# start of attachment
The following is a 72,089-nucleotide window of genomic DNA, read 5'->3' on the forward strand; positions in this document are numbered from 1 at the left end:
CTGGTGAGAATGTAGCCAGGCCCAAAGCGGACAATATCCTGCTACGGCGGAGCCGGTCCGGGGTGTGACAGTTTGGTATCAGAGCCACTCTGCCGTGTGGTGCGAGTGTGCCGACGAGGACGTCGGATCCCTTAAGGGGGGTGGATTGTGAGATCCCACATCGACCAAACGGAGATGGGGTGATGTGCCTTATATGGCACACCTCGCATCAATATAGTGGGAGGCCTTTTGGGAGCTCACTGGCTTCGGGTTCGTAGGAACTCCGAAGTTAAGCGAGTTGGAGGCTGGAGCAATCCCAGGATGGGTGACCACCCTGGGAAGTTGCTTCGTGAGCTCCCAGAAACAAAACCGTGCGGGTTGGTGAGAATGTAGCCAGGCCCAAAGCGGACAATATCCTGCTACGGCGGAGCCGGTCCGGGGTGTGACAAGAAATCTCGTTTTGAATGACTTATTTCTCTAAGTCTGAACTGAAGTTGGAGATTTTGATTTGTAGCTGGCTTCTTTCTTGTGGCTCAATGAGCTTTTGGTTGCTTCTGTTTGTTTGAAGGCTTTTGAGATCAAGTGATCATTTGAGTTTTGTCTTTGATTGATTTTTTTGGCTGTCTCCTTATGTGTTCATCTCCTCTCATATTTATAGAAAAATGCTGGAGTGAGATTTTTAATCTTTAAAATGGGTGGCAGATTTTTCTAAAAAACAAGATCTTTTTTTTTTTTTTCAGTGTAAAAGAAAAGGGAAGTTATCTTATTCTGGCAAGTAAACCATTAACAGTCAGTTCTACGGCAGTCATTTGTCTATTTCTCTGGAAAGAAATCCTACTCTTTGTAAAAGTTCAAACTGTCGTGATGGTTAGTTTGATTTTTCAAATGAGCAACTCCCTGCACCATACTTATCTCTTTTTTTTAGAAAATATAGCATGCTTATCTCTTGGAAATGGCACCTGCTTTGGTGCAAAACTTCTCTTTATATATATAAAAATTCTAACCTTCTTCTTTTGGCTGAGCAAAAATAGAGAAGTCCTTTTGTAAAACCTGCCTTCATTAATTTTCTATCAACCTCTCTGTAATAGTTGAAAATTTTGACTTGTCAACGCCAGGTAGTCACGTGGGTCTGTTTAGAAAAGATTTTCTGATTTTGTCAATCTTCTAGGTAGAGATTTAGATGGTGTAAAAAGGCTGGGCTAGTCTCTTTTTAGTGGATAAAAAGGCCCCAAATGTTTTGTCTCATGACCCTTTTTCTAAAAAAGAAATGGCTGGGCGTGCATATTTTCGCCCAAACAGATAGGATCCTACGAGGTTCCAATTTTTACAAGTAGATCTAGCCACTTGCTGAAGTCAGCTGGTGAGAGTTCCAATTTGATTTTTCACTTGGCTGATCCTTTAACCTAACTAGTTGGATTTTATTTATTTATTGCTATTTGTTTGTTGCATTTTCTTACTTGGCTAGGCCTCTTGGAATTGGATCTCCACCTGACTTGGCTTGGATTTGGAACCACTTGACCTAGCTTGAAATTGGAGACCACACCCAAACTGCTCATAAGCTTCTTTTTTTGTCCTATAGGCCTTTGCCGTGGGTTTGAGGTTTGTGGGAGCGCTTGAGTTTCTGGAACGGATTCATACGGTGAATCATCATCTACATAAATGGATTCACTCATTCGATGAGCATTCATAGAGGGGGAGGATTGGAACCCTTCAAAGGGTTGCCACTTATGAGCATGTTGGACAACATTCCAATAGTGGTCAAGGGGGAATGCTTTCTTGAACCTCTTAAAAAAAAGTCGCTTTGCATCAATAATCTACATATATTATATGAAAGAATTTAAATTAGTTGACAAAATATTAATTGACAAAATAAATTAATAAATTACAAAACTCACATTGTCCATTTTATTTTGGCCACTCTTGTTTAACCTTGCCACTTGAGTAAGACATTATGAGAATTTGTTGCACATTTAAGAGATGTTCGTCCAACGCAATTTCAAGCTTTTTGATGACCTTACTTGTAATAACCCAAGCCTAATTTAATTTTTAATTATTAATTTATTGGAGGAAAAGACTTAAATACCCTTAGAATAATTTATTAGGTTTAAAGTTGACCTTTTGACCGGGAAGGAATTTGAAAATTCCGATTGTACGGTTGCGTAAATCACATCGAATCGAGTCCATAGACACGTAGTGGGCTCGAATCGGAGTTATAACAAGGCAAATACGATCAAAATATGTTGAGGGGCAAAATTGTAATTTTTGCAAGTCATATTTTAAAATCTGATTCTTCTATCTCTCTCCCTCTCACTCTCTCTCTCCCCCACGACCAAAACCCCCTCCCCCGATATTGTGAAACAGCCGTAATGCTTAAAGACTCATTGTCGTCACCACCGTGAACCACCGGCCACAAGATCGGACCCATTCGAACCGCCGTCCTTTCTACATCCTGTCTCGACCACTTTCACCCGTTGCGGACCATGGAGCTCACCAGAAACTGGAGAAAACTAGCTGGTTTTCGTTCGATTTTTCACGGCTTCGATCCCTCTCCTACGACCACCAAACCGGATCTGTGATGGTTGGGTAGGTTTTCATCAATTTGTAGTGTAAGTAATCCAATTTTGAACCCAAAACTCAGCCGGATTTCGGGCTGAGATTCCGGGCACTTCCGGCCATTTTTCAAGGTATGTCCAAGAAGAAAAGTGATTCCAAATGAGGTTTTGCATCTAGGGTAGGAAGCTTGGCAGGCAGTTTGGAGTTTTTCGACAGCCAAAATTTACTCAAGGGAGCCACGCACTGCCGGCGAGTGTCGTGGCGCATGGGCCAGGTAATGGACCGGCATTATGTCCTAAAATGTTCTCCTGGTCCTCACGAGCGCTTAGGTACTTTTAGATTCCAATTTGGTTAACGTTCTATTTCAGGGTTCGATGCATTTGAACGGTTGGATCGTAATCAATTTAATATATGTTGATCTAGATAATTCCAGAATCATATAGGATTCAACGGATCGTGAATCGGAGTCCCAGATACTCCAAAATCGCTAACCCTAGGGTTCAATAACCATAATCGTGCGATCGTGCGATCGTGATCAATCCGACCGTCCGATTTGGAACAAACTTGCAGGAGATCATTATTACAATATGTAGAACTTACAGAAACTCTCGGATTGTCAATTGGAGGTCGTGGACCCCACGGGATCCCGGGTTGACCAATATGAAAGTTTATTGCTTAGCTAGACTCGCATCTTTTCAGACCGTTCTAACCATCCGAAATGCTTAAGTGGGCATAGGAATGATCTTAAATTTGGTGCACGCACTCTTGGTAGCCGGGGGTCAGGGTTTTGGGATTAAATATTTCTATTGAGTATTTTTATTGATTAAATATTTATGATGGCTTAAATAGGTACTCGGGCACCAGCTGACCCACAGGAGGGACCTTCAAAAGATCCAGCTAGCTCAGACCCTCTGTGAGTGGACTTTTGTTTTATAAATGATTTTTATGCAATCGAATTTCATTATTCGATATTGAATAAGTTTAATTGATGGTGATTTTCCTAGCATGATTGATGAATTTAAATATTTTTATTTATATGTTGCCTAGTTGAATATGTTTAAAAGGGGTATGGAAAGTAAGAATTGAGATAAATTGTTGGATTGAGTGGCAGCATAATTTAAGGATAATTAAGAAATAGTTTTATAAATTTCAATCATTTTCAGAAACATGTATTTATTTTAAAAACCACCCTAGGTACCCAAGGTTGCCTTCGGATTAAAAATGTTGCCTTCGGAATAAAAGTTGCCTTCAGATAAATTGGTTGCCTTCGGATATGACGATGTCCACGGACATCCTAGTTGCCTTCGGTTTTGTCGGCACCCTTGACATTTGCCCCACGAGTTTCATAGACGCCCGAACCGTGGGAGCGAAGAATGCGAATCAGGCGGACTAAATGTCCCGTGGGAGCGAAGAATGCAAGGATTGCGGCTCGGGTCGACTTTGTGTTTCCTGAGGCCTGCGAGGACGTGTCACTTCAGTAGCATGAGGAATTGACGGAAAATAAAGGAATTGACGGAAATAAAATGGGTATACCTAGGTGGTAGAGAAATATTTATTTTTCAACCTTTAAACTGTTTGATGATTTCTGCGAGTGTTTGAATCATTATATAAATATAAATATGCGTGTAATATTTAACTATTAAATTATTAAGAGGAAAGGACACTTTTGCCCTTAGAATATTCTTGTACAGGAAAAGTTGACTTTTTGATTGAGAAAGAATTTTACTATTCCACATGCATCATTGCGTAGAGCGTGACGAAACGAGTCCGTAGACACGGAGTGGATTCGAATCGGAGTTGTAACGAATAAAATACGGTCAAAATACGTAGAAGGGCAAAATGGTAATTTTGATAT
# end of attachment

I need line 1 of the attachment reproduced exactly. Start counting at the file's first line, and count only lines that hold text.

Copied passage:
The following is a 72,089-nucleotide window of genomic DNA, read 5'->3' on the forward strand; positions in this document are numbered from 1 at the left end: